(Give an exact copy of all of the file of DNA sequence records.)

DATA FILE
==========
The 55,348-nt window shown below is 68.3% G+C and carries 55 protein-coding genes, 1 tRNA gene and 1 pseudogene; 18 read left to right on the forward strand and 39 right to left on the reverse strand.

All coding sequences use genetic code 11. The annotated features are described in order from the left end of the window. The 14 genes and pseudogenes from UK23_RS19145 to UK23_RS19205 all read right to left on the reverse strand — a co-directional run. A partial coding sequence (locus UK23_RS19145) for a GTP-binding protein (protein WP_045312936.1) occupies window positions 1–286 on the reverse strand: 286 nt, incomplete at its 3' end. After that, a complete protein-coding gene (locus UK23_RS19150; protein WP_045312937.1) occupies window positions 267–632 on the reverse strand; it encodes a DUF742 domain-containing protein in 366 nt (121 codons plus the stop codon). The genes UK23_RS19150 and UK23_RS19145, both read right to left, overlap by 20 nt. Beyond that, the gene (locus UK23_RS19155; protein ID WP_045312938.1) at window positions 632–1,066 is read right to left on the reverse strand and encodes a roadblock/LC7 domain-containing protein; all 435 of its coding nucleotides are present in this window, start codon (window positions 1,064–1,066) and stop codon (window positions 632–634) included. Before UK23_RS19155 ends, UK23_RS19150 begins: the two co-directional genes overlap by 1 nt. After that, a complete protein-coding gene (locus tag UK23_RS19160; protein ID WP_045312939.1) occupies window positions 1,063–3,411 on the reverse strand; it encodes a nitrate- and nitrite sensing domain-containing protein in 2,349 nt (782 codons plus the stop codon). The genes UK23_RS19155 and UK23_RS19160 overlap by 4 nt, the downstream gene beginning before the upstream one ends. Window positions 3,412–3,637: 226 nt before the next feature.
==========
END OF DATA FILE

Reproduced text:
The 55,348-nt window shown below is 68.3% G+C and carries 55 protein-coding genes, 1 tRNA gene and 1 pseudogene; 18 read left to right on the forward strand and 39 right to left on the reverse strand.

All coding sequences use genetic code 11. The annotated features are described in order from the left end of the window. The 14 genes and pseudogenes from UK23_RS19145 to UK23_RS19205 all read right to left on the reverse strand — a co-directional run. A partial coding sequence (locus UK23_RS19145) for a GTP-binding protein (protein WP_045312936.1) occupies window positions 1–286 on the reverse strand: 286 nt, incomplete at its 3' end. After that, a complete protein-coding gene (locus UK23_RS19150; protein WP_045312937.1) occupies window positions 267–632 on the reverse strand; it encodes a DUF742 domain-containing protein in 366 nt (121 codons plus the stop codon). The genes UK23_RS19150 and UK23_RS19145, both read right to left, overlap by 20 nt. Beyond that, the gene (locus UK23_RS19155; protein ID WP_045312938.1) at window positions 632–1,066 is read right to left on the reverse strand and encodes a roadblock/LC7 domain-containing protein; all 435 of its coding nucleotides are present in this window, start codon (window positions 1,064–1,066) and stop codon (window positions 632–634) included. Before UK23_RS19155 ends, UK23_RS19150 begins: the two co-directional genes overlap by 1 nt. After that, a complete protein-coding gene (locus tag UK23_RS19160; protein ID WP_045312939.1) occupies window positions 1,063–3,411 on the reverse strand; it encodes a nitrate- and nitrite sensing domain-containing protein in 2,349 nt (782 codons plus the stop codon). The genes UK23_RS19155 and UK23_RS19160 overlap by 4 nt, the downstream gene beginning before the upstream one ends. Window positions 3,412–3,637: 226 nt before the next feature.